Researchers are currently examining the use of hyperbaric oxygen therapy for cancer and wound healing, such as:
- Analysis of whether hyperbaric oxygen can enhance the effectiveness of radiation therapy to treat large tumors otherwise resistant to radiation and chemotherapy alone
- Evaluation of the effects of hyperbaric oxygen on stem cell response in people who have diabetes or radiation injuries
Mayo's hyperbaric chamber is also used to simulate an altitude of up to 100,000 feet, enabling researchers to study an individual's ability to tolerate extreme elevations encountered in commercial flight, suborbital flight and other extreme environments. Mayo is assisting in the development of new-generation emergency oxygen delivery systems for commercial aircraft.
See a list of publications by Mayo doctors on hyperbaric oxygen therapy on PubMed, a service of the National Library of Medicine.
Oct. 27, 2011
- Morgan GE, et al. Critical care. In: Morgan GE, et al. Clinical Anesthesiology. 4th ed. New York, N.Y.: The McGraw-Hill Companies; 2006. http://www.accessmedicine.com/content.aspx?aID=895845. Accessed Sept. 19, 2011.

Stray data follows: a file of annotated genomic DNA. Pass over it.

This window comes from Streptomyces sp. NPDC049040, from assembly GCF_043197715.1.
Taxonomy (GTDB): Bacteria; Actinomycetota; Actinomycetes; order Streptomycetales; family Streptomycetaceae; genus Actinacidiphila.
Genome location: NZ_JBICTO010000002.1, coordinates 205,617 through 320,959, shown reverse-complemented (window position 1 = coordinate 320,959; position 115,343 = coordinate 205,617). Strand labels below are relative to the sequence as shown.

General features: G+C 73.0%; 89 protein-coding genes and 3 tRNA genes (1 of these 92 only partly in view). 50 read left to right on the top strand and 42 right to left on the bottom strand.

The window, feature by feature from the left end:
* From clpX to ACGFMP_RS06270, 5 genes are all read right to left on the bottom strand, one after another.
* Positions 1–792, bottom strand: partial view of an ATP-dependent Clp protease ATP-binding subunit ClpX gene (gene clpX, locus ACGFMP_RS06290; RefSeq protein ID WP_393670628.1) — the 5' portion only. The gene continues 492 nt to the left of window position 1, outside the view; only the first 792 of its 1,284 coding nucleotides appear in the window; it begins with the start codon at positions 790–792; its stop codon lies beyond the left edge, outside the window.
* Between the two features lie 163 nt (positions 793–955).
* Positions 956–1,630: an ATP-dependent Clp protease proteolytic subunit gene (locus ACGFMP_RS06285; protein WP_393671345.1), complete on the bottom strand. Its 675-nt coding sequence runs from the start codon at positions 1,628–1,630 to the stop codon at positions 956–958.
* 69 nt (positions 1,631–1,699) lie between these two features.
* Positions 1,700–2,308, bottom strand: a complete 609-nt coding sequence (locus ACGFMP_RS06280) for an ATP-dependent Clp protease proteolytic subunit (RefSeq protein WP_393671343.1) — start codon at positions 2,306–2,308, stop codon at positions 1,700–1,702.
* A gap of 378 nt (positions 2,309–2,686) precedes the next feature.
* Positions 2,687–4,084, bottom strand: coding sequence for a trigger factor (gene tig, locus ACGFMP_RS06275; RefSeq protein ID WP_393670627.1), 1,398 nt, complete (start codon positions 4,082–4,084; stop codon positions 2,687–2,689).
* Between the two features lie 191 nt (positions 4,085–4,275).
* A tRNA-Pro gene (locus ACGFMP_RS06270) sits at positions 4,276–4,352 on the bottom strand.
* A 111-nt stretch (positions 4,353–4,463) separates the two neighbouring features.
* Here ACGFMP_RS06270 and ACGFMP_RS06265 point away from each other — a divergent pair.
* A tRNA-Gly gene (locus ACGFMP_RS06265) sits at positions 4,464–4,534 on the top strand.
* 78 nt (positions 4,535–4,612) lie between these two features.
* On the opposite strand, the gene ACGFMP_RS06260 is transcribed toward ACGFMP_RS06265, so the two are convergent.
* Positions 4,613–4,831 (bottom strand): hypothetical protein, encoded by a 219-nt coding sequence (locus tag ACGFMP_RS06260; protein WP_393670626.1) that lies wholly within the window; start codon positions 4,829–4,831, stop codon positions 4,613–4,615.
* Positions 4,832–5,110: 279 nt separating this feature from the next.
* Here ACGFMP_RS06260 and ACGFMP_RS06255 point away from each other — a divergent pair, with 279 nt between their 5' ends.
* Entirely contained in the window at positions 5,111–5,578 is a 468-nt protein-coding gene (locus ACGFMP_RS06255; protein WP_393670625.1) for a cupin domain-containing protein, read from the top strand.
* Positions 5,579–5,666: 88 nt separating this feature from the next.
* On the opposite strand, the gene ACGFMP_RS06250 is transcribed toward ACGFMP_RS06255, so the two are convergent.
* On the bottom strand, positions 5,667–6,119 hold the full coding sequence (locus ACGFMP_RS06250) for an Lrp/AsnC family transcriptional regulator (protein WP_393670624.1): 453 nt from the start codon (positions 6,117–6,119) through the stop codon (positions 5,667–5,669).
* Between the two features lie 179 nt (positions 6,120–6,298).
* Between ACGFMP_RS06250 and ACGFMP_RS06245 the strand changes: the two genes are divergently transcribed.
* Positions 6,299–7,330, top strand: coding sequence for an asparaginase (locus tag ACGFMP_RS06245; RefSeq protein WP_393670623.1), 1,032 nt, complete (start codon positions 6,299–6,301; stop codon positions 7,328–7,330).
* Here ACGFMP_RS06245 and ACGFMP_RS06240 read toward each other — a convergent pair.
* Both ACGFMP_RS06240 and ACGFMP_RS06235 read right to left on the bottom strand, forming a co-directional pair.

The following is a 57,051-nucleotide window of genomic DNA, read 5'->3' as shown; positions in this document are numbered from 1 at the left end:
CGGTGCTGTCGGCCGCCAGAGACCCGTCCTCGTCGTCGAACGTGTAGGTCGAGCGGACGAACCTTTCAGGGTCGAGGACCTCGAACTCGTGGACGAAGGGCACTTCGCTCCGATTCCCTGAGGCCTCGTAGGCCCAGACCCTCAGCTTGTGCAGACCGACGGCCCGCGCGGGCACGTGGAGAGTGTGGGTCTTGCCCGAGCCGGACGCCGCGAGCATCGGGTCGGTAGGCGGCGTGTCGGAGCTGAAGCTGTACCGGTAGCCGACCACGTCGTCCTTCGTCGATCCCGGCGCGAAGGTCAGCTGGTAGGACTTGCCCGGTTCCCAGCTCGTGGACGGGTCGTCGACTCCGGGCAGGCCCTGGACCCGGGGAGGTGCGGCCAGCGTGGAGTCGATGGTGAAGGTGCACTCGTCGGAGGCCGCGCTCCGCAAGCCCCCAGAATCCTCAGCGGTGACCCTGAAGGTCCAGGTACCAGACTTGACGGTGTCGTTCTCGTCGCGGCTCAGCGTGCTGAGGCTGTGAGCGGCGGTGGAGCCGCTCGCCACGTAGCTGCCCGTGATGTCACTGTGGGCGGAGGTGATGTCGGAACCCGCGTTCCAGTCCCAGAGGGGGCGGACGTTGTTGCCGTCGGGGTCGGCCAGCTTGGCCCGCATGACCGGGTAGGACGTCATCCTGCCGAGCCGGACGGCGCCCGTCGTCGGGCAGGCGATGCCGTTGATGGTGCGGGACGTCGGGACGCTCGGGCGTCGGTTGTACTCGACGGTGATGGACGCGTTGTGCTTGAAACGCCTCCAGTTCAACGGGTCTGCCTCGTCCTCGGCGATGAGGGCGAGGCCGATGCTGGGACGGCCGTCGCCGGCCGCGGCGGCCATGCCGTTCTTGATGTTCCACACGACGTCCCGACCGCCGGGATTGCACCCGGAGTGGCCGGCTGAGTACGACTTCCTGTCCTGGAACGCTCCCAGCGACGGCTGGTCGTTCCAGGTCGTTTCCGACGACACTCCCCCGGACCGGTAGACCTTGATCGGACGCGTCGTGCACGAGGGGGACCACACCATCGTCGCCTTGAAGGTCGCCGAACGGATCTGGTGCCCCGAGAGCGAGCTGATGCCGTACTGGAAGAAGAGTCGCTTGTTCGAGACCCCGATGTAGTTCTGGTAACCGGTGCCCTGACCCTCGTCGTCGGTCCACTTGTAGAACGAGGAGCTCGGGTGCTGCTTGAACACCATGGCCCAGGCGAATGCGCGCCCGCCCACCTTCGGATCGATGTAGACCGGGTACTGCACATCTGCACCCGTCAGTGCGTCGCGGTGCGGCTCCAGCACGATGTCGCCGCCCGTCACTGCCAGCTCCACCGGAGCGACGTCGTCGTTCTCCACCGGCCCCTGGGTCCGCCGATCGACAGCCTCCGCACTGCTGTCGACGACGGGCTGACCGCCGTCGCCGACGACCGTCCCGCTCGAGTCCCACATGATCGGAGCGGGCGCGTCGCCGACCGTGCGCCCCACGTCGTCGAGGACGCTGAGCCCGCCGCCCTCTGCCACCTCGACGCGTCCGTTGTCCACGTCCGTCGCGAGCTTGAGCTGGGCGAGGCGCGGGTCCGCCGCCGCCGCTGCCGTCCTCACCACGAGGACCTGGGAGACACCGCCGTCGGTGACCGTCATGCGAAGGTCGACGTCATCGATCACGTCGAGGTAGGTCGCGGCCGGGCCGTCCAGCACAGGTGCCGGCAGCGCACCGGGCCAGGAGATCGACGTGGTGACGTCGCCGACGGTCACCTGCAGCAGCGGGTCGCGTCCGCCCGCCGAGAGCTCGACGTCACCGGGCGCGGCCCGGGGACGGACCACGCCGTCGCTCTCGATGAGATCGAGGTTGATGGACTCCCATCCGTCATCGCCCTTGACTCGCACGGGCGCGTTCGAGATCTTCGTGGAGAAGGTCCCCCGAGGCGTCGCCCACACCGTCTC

- Gill AL, et al. Hyperbaric oxygen: Its uses, mechanisms of action and outcomes. QJM. 2004;97:385.
- Mechem CC, et al. Hyperbaric oxygen therapy. http://www.uptodate.com/home/index.html. Accessed Sept. 19, 2011.
- Olson KR. Oxygen and hyperbaric oxygen. In: Olson KR. Poisoning & Drug Overdose. 5th ed. New York, N.Y.: McGraw-Hill; 2007. http://www.accessmedicine.com/content.aspx?aID=2681650. Accessed Sept. 19, 2011.
- Patel PM, et al. General anesthetics and therapeutic gases. In: Brunton LL, et al. Goodman & Gilman's The Pharmacological Basis of Therapeutics. 12th ed. New York, N.Y.: The McGraw-Hill Companies; 2011. http://www.accessmedicine.com/content.aspx?aid=16664636. Accessed Sept. 20, 2011.
- Indications for hyperbaric oxygen therapy. Undersea & Hyperbaric Medical Society. http://membership.uhms.org/?page=Indications. Accessed Sept. 20, 2011.
- Hyperbaric oxygen therapy. American Cancer Society. http://www.cancer.org/Treatment/TreatmentsandSideEffects/ComplementaryandAlternativeMedicine/HerbsVitaminsandMinerals/hyperbaric-oxygen-therapy. Accessed Sept. 20, 2011.